MONDAY, APRIL 10, 1865
Booth’s Washington residence is the National Hotel, on the corner of Pennsylvania Avenue and Sixth. Just around the corner is James Pumphrey’s stable, where he often rents a horse. The actor feels perfectly at home at Pumphrey’s, for the owner is also known to be a Confederate sympathizer. Now, well past eight, and with no streetlights beyond the city limits, the night is far too dark for a ride into the country. But a half-drunk Booth needs to get on a horse now—right now—and gallop through Washington, D.C., reassuring himself that he has a way out of the city after putting a bullet in Abraham Lincoln.
I am the man who will end Abraham Lincoln’s life. That thought motivates Booth as he walks. He returns to the idea over and over again. He is thrilled by the notion, not bothered in the least by his ability to make the mental jump from the passive violence of kidnapping to cold-blooded murder. I will kill the president of the United States.
Booth ruminates without remorse. Of course, killing a man is immoral. Even Booth knows that.
This is wartime. Killing the enemy is no more illegal than capturing him.
The actor thinks of Lincoln’s second inaugural and how he stood so close to Lincoln on that day. I could have shot him then, if I had wished.
Booth regrets the lost opportunity, then sets it aside. There will be another chance—and this time he will stand even closer, so close he can’t miss. So close he will see the life drain from Lincoln’s eyes.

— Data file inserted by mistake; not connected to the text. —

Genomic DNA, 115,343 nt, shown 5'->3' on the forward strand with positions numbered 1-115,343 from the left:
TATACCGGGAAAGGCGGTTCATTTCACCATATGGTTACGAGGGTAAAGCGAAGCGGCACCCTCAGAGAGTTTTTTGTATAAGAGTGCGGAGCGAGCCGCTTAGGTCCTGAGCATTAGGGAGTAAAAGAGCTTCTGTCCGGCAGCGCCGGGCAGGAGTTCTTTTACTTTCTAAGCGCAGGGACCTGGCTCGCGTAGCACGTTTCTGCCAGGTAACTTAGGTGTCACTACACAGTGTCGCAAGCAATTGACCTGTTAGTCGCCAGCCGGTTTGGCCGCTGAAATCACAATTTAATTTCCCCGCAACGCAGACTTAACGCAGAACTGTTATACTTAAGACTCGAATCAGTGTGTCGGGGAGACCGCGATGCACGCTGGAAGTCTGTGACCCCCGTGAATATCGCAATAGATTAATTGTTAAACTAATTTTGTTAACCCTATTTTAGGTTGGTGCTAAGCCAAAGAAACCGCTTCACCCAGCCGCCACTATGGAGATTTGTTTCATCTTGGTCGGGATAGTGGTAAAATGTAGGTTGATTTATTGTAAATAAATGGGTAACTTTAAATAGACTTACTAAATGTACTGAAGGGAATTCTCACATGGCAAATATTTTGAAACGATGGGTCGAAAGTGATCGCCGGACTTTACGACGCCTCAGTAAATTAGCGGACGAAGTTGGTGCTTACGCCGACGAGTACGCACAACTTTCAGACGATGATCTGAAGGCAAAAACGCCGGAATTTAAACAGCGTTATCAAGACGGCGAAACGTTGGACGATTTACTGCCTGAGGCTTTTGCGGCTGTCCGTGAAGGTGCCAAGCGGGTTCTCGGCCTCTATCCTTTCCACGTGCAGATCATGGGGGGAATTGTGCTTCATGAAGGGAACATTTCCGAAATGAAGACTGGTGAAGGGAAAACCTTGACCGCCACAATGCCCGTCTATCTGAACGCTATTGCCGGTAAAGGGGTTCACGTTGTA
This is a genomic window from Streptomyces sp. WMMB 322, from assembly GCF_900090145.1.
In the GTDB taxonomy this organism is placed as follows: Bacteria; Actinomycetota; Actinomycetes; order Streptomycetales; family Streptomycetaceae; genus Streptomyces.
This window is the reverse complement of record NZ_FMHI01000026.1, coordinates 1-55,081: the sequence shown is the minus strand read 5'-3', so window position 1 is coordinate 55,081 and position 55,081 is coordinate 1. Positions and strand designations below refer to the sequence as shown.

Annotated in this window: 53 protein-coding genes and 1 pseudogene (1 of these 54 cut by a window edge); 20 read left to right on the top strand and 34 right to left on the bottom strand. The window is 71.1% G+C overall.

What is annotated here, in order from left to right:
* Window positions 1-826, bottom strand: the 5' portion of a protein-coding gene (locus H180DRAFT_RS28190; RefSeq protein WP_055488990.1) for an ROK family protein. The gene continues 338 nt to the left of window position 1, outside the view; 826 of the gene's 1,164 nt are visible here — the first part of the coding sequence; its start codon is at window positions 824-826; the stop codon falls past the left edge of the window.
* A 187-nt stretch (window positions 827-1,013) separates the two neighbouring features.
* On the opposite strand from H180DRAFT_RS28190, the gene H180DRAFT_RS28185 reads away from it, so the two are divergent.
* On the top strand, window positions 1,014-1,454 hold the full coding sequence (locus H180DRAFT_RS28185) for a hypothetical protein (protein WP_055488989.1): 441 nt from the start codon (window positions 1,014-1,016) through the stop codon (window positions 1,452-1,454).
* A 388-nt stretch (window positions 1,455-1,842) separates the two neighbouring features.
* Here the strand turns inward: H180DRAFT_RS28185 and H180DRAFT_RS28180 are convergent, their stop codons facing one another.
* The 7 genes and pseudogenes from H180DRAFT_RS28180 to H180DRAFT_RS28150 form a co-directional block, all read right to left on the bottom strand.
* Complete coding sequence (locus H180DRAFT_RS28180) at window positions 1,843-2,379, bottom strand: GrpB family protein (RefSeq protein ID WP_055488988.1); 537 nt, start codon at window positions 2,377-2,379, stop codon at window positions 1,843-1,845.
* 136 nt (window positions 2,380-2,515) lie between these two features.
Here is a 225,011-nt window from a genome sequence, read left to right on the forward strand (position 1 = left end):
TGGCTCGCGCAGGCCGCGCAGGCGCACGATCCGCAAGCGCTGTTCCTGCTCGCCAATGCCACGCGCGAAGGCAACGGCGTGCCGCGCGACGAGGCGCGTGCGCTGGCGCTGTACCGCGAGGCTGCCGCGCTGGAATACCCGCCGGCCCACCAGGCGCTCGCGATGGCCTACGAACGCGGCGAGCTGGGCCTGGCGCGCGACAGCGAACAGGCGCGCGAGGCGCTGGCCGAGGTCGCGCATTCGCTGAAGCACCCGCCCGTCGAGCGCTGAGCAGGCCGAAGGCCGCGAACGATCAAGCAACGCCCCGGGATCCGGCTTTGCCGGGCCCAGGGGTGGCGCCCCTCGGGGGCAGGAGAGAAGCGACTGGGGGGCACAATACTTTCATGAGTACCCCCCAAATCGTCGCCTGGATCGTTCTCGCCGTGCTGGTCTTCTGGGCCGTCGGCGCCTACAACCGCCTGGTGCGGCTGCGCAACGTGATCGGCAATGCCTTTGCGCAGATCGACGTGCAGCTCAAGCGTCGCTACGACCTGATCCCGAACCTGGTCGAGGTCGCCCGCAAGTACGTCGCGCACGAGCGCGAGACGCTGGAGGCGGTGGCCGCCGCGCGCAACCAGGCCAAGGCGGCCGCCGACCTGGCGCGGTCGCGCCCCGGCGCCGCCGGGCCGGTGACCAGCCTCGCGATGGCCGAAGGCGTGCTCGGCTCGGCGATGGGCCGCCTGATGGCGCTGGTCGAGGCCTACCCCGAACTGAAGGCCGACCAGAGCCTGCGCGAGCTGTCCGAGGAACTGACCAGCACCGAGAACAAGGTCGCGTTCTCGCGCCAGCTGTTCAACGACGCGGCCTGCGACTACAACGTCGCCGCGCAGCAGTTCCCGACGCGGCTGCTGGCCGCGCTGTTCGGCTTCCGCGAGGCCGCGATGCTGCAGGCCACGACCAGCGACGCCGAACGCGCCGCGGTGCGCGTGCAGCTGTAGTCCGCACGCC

It occurs to him that no American president has ever been assassinated. I will be the first man to ever kill a president. He is now even more dazzled by his own violent plan.
The United States is just three months shy of being eighty-nine years old. There are thirty-six states in the Union, thanks to Nevada’s recent admission. Lincoln is the sixteenth president. Two have passed away from illness while in office. None of them, as Booth well knows, has died by someone else’s hand. If successful in his assassination attempt, the actor will achieve the lasting recognition he has always craved.
For a nation founded by rebellion and torn open by a civil war, the citizens of the United States have been remarkably nonviolent when confronted with politicians they despise. Only one American president was the target of an assassin. And that was Andrew Jackson, the man whose politics sowed the seeds of Confederate rebellion thirty years earlier.
Jackson was leaving a funeral in the Capitol Building on January 30, 1835, when a British expatriate fired at him twice. Unfortunately for the mentally unbalanced Richard Lawrence, who believed himself to be the king of England, both his pistols misfired. The bullets never left the chamber. Congressman Davy Crockett wrestled Lawrence to the ground and disarmed him, even as Jackson beat the would-be assassin with his cane.
Jackson was also the first and only American president to suffer bodily harm at the hands of a citizen, when a sailor discharged from the navy for embezzlement punched Jackson at a public ceremony in 1833. Robert Randolph fled the scene. Jackson, ever the warrior, refused to press charges.
These are the only acts of presidential insurrection in the nation’s entire history. The American people are unique in that their considerable political passion is expressed at the ballot box, not through violence directed at their leaders, whom they can vote out of office. If judged only by this yardstick, the Democratic experiment undertaken by Americans four score and nine years ago seems to be working.
Maybe this is why Lincoln rides his horse alone through Washington or stands fearlessly on the top deck of a ship in a combat zone. The president tries to convince himself that assassination is not part of the American character, saying, “I can’t believe that anyone has shot, or will deliberately shoot at me with the purpose of killing me.”